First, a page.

Princeton Lyman Interview (2006): Conversations with History; Institute of International Studies, UC Berkeley

A Strategic U.S. Approach to Africa: Conversation with Princeton N. Lyman, Ralph Bunche Senior Fellow, Council on Foreign Relations; by Harry Kreisler; February 16, 2006

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China

A whole section in the report is devoted to China. Why is China important in a document that is looking at strategic issues in Africa?

One of the points we make in the report is that Africa is becoming a more competitive arena in the world. There is a great demand for natural resources, particularly out of Asia, China, India, Malaysia, etc., and that's playing out in Africa. It has a lot of implications for us, for our policies, as it does for Africans. We spend a chapter on this because China comes to Africa with several advantages from the Africans' point of view. They don't put conditions on it relating to governance, human rights, or anything -- it's wonderful to hear Marxist Chinese leaders say, when they come to Africa, "Business is business. We're not interested in other things."

[laughs] We've come a long way.

Right. And they're doing some good things. It's raised commodity prices for African exports; they're building infrastructure, which we don't do. They're doing some very good things, they're doing some training.

But what they're also doing is protecting rogue states in which they have a big interest. Sudan's a classic case. They own 40 percent of the Sudanese oil industry. They get 7 percent of their oil imports from Sudan. They sit on the Security Council, and in spite of genocidal acts in Darfur, the Security Council has not been able to put sanctions on the Khartoum government. They protect a man like Mugabe in Zimbabwe. That raises serious political issues for us.

They're competitors, and their competition has to be met by our companies in a meaningful way because they come with a lot of cash. They help governments that aren't ready to reform, like Angola, which says, "We don't need the IMF anymore because the Chinese just gave us $2 billion because they want access to our oil resources." So, it's an important new phenomenon. What's interesting is we have gotten more press attention on that particular section of the report than any other part of the report.

What was the nature of the response? [Was it] that you were making China so important in this equation?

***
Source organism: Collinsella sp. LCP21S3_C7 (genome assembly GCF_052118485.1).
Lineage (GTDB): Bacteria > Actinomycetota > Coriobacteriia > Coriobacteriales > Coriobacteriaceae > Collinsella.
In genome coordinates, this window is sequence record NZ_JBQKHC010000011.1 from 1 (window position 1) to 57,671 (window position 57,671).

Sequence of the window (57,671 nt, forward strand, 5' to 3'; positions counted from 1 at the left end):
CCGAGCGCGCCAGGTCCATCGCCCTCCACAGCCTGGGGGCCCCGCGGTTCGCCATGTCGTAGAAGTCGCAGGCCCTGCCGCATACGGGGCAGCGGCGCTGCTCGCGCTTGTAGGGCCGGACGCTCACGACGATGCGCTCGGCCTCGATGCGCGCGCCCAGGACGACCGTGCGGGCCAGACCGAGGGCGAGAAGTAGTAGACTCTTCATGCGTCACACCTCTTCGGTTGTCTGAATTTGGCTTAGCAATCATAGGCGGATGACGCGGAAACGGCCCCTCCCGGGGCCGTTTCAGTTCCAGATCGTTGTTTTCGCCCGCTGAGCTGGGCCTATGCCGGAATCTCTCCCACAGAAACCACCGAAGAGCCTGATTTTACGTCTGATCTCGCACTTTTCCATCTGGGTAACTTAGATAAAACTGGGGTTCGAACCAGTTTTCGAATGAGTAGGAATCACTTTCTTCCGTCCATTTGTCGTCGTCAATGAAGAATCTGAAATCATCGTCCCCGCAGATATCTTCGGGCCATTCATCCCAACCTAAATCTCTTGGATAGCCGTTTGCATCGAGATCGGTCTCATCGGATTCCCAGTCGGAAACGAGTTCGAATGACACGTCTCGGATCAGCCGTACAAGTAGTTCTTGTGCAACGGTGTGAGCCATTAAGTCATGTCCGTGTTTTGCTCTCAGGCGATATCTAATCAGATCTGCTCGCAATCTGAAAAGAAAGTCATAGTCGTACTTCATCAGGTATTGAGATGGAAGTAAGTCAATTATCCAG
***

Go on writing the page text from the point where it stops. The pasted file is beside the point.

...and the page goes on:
Well, from the Africans it was, "Aha! You've noticed. " Get on a plane in Africa, you'll see Chinese businessmen. There are 68,000 Chinese workers in Africa -- they also bring their own workers.

The reaction from China has been interesting, because China did not dialogue on these issues before. Now we are opening up a dialogue. Our Assistant Secretary of State for Africa, Jendayi Frazier, has just come back from Beijing. The Chinese issued a policy paper on their policies in Africa, and when they issued it, what did the press ask them about? They asked them about the issues that we raised in our report. So, the Chinese have now come back to us and said, "We'd like to meet with you at the Council on Foreign Relations to talk about our policy in Africa."

What we've said in the report is [beyond the] Cold War adversary issue. We need to talk about the real issues between us, but also to see where there's common ground. China should have an interest in stability in the Gulf of Guinea areas, and in other areas. Let's talk about Sudan and Darfur. China has two sides to its public image. One is, "We are part of the Third World, we're a developing country, we're a leader of the developing countries." But they're also a superpower. They want to be seen as a major power, and that means responsibilities. So, the dialogue becomes very important on these issues.

So, it's a real challenge in the global arena today, when you focus on a problem like Africa, to help influence the Chinese in whether they go for a narrow national interest in their dealings with Africa or become part of a multilateral solution.

Right. And in some ways, they are. They put peacekeepers into Africa, they joined UN peacekeepers, they're working in health; but in other areas they're not helpful. That's exactly the kind of dialogue we need to have, and to recognize that there's now going to be significant players in Africa. The Indians are coming along very rapidly behind them with the same approaches, Malaysia, even South Korea. It makes the arena more competitive.

Next page: The Future of U.S. Policy toward Africa

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